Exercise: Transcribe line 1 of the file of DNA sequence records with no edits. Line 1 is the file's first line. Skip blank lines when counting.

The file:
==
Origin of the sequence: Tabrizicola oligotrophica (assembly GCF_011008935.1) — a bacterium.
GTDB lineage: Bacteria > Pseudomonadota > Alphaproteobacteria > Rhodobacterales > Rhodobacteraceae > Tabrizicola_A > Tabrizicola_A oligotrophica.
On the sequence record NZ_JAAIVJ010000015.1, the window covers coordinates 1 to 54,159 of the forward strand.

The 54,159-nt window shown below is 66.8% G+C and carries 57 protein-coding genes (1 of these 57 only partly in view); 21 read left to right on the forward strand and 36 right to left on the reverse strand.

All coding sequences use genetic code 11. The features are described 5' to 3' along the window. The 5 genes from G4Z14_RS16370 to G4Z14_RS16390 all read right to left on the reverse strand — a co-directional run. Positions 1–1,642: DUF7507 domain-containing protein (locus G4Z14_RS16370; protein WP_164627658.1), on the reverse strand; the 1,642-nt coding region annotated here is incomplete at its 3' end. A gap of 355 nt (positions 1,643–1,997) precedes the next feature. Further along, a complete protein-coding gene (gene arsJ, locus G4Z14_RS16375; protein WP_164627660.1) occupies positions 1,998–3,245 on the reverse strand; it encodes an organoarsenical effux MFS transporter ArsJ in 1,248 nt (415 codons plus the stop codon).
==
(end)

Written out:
Origin of the sequence: Tabrizicola oligotrophica (assembly GCF_011008935.1) — a bacterium.